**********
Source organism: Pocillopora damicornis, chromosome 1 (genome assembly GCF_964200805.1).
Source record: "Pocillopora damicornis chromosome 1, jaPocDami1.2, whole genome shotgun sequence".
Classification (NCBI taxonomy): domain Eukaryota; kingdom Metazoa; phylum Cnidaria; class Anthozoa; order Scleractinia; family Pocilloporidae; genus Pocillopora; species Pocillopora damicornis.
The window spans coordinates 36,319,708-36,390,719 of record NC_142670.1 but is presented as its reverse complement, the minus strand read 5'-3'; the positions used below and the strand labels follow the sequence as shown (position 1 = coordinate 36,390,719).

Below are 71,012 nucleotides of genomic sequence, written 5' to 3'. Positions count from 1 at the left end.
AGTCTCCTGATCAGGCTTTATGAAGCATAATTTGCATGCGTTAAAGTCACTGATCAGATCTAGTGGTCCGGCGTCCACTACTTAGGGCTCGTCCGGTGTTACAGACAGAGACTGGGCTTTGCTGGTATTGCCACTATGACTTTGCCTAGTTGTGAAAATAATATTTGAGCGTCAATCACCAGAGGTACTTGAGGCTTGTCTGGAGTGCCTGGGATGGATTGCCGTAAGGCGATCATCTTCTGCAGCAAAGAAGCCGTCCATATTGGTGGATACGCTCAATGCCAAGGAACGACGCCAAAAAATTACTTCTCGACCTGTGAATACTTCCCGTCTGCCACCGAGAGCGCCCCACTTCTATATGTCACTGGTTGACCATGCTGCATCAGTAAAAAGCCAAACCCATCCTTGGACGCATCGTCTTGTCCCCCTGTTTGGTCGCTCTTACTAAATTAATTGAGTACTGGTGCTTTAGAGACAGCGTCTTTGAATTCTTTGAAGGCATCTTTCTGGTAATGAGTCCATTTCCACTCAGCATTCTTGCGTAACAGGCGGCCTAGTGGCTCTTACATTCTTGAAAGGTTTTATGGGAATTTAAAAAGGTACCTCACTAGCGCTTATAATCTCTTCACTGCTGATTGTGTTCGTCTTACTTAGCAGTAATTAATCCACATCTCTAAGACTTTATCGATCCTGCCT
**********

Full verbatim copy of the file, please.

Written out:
Source organism: Pocillopora damicornis, chromosome 1 (genome assembly GCF_964200805.1).
Source record: "Pocillopora damicornis chromosome 1, jaPocDami1.2, whole genome shotgun sequence".
Classification (NCBI taxonomy): domain Eukaryota; kingdom Metazoa; phylum Cnidaria; class Anthozoa; order Scleractinia; family Pocilloporidae; genus Pocillopora; species Pocillopora damicornis.
The window spans coordinates 36,319,708-36,390,719 of record NC_142670.1 but is presented as its reverse complement, the minus strand read 5'-3'; the positions used below and the strand labels follow the sequence as shown (position 1 = coordinate 36,390,719).

Below are 71,012 nucleotides of genomic sequence, written 5' to 3'. Positions count from 1 at the left end.
AGTCTCCTGATCAGGCTTTATGAAGCATAATTTGCATGCGTTAAAGTCACTGATCAGATCTAGTGGTCCGGCGTCCACTACTTAGGGCTCGTCCGGTGTTACAGACAGAGACTGGGCTTTGCTGGTATTGCCACTATGACTTTGCCTAGTTGTGAAAATAATATTTGAGCGTCAATCACCAGAGGTACTTGAGGCTTGTCTGGAGTGCCTGGGATGGATTGCCGTAAGGCGATCATCTTCTGCAGCAAAGAAGCCGTCCATATTGGTGGATACGCTCAATGCCAAGGAACGACGCCAAAAAATTACTTCTCGACCTGTGAATACTTCCCGTCTGCCACCGAGAGCGCCCCACTTCTATATGTCACTGGTTGACCATGCTGCATCAGTAAAAAGCCAAACCCATCCTTGGACGCATCGTCTTGTCCCCCTGTTTGGTCGCTCTTACTAAATTAATTGAGTACTGGTGCTTTAGAGACAGCGTCTTTGAATTCTTTGAAGGCATCTTTCTGGTAATGAGTCCATTTCCACTCAGCATTCTTGCGTAACAGGCGGCCTAGTGGCTCTTACATTCTTGAAAGGTTTTATGGGAATTTAAAAAGGTACCTCACTAGCGCTTATAATCTCTTCACTGCTGATTGTGTTCGTCTTACTTAGCAGTAATTAATCCACATCTCTAAGACTTTATCGATCCTGCCT